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Leta Stetter Hollingworth

Leta Stetter Hollingworth

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Leta Stetter Hollingworth

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  1. Leta Stetter Hollingworth 1886 - 1939

  2. Life in 1886 : Leta’s Birth • Sigmund Freud – 30 years old! . Wilhelm Wundt – had founded the fist Psychology Lab eight years earlier Edwin Boring is Born - The Historian of Psychology

  3. Woman’s Fashion - A walking dress. Women’s suffrage was still 34 years away

  4. Labor Unrest - Haymarket Riots in Chicago American Federation of Labor (AFL) formed by 26 craft unions.  Samuel Gompers elected AFL president

  5. Bay View Tragedy: 7 workers killed by State National Guard while on peaceful march for establishing the 8-hour day (State’s worst labor violence)

  6. The Gilded Age

  7. Robber Barons

  8. President Grover Cleveland dedicates the Statute of Liberty People Complain about the cost of Telephones. Bell had a monopoly.

  9. First Ads for Coca-Cola

  10. Nebraska • Homestead Act of 1862 • Population growth: 2,700 in 1854 to 450,402 in 1880 • Hardships http://www.stockmapagency.com/media/US_State/Antique/T_S-NEBR-NEBR1886-ANT.jpg

  11. Family Life • Mother: Margaret Elinor Danley • Wrote a journal written from Leta’s (infant) point of view from birth to age one.

  12. Father: John G. Stetter • "rollicking minstrel cowboy". • After the death of his Margret he left his three daughters with their maternal grandparents for the next ten years. • Leta had 2 sisters  (Ruth and Margaret)  • Their mother died when Leta was 3

  13. Leta had now lost both biological parents before her 4th birthday and became a brooding, sensitive child who kept a journal of her thoughts that shows a maturity far beyond her years.

  14. At twelve years old, her father remarried and the children went to Valentine, Nebraska to live with him and their stepmother. Step Mother: Fanny Berling was verbally abusive towards her step-children and completely authoritarian!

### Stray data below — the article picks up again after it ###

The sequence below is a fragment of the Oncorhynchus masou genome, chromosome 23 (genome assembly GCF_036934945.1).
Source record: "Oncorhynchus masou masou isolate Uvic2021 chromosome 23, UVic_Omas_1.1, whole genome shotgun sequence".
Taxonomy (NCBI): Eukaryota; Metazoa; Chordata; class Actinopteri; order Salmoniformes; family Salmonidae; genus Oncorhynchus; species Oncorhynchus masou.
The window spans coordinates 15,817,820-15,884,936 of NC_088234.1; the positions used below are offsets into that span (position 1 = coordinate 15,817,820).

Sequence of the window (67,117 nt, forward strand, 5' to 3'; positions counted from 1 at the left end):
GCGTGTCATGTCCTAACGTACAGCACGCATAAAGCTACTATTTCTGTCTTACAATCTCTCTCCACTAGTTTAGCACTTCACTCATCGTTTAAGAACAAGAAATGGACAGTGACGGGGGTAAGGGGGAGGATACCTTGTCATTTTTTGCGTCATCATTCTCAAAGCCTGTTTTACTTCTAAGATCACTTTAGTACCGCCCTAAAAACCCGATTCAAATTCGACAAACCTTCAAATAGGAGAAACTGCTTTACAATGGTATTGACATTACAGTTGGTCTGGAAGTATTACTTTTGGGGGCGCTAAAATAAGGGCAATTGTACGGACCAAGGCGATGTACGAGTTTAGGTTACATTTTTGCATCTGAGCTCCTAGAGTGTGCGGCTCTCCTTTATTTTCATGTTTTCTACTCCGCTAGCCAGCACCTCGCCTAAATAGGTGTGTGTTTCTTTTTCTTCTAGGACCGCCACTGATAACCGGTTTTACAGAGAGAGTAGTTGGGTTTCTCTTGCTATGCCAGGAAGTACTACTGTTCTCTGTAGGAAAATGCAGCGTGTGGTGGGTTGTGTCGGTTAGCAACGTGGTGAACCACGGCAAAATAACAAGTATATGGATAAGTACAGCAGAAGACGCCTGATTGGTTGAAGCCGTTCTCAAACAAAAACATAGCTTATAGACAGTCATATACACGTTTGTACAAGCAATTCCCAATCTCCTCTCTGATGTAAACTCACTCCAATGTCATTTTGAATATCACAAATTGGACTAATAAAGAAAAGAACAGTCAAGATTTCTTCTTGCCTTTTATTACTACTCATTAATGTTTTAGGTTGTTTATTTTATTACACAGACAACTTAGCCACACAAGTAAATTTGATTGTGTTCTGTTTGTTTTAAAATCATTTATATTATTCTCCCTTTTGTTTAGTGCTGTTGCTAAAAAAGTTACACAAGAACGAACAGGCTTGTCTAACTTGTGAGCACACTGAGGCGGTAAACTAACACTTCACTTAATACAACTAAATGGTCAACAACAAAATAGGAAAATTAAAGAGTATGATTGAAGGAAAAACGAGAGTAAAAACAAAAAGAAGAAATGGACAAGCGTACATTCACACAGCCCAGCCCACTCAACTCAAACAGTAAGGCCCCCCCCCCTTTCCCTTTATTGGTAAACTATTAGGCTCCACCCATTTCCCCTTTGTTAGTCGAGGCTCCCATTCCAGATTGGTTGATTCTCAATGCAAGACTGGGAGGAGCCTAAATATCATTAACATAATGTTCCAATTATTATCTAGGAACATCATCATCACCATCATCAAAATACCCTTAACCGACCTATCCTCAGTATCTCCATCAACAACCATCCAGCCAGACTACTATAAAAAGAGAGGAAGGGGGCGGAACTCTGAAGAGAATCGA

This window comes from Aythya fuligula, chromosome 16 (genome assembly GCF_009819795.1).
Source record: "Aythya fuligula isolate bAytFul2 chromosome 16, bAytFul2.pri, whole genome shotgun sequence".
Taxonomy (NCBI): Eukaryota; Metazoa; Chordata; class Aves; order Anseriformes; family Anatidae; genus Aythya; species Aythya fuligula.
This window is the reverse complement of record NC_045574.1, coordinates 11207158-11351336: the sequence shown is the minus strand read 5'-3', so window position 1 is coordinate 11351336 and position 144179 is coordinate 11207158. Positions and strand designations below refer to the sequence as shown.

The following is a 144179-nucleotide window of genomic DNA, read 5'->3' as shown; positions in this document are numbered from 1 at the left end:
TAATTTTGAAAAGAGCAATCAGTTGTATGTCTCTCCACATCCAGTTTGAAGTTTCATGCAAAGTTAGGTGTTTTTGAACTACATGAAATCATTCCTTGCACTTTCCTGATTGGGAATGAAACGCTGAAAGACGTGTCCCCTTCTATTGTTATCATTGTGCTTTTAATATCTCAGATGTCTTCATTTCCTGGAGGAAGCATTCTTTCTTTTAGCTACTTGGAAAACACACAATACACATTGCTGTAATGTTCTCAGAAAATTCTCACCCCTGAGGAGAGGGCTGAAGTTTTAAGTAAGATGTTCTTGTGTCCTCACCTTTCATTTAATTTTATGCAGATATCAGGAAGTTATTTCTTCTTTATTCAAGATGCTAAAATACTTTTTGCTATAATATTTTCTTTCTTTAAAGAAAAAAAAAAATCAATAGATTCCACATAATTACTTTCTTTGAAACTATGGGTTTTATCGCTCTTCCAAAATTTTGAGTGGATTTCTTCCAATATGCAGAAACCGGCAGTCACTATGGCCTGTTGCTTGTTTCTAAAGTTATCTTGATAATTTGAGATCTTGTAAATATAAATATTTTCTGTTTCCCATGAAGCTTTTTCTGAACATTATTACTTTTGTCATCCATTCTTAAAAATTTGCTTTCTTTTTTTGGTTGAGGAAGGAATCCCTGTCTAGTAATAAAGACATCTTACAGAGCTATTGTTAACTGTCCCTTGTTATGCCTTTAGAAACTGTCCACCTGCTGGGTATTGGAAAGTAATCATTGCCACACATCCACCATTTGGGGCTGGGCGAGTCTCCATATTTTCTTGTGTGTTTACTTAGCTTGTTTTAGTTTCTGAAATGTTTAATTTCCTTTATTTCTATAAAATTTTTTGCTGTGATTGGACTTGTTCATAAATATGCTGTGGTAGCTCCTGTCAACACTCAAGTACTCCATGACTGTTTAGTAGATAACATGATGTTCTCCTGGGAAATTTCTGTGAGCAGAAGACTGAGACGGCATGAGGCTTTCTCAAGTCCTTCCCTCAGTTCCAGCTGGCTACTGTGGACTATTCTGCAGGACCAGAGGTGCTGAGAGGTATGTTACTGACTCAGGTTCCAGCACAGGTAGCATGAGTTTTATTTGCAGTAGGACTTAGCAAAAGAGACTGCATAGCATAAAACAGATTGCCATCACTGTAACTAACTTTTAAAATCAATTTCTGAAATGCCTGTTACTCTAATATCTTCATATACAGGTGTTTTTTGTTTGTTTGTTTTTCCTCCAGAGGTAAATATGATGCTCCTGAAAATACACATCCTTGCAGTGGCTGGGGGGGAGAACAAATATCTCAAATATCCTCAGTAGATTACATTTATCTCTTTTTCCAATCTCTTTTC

15. University of Nebraska • 1902-1906 • Selected as her class’ “Class Poet” in 1906 “Always and Forever Roses Die”

  16. One thinks when some dear, gladsome time is done, “What if thro’ all the rounds and rounds of years, The heart should lose it!” and the sudden tears Spring hurting to the eyes. Well, this is one Of all those times of which an end must be; How shall its life be kept for you and me? Oh , never weep with him of bitter heart I saw once pausing where white roses die And hide the earth in fragrance where they lie. With darkened eyes he looked, then turned apart, And murmuring “hopeless” to himself he said, “The thorns still sharpen when the flowers are dead.” Another came and stood within the place - Where softly breathing lay the living snow, And looked upon the waste and bending low, Stooped as he loved it. Then I saw his face! He gathered all the petals at his feetAnd thro’ his life they gave him fragrance sweet. So we may know what wisdom is, we read Its mighty meaning in the brow and eyes Of him who knows to keep his paradise In fragrance when the living thing is dead. He looked so calm, for tho’ his eyes were wet His face was placid and without regret. This story runs in sweet and tender ways, For always and forever roses die And all about us fragrant petals lie; The remnants of the precious, perfect days Which come and pass. But mem’ry still may lend A fragrance sweet to gladden to the end.